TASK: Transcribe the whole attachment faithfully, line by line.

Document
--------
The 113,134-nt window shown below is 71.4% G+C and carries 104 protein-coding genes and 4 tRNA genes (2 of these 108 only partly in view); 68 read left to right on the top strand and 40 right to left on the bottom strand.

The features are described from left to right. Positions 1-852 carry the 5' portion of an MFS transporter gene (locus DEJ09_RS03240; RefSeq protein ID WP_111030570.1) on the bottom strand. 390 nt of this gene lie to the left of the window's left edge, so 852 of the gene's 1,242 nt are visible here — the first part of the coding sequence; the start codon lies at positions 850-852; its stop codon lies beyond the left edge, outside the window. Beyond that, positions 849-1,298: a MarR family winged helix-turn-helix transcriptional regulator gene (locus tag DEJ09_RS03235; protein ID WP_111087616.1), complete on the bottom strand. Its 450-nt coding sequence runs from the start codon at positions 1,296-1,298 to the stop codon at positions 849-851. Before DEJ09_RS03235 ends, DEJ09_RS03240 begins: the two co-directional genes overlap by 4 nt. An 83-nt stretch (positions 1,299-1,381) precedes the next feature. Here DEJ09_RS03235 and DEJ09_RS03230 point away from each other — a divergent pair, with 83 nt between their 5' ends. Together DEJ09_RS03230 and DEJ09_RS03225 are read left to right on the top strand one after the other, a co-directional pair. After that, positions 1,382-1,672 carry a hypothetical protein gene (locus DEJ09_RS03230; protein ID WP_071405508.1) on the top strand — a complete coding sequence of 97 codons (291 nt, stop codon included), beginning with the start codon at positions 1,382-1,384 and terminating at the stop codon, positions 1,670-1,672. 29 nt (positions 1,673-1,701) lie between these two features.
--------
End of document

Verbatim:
The 113,134-nt window shown below is 71.4% G+C and carries 104 protein-coding genes and 4 tRNA genes (2 of these 108 only partly in view); 68 read left to right on the top strand and 40 right to left on the bottom strand.

The features are described from left to right. Positions 1-852 carry the 5' portion of an MFS transporter gene (locus DEJ09_RS03240; RefSeq protein ID WP_111030570.1) on the bottom strand. 390 nt of this gene lie to the left of the window's left edge, so 852 of the gene's 1,242 nt are visible here — the first part of the coding sequence; the start codon lies at positions 850-852; its stop codon lies beyond the left edge, outside the window. Beyond that, positions 849-1,298: a MarR family winged helix-turn-helix transcriptional regulator gene (locus tag DEJ09_RS03235; protein ID WP_111087616.1), complete on the bottom strand. Its 450-nt coding sequence runs from the start codon at positions 1,296-1,298 to the stop codon at positions 849-851. Before DEJ09_RS03235 ends, DEJ09_RS03240 begins: the two co-directional genes overlap by 4 nt. An 83-nt stretch (positions 1,299-1,381) precedes the next feature. Here DEJ09_RS03235 and DEJ09_RS03230 point away from each other — a divergent pair, with 83 nt between their 5' ends. Together DEJ09_RS03230 and DEJ09_RS03225 are read left to right on the top strand one after the other, a co-directional pair. After that, positions 1,382-1,672 carry a hypothetical protein gene (locus DEJ09_RS03230; protein ID WP_071405508.1) on the top strand — a complete coding sequence of 97 codons (291 nt, stop codon included), beginning with the start codon at positions 1,382-1,384 and terminating at the stop codon, positions 1,670-1,672. 29 nt (positions 1,673-1,701) lie between these two features.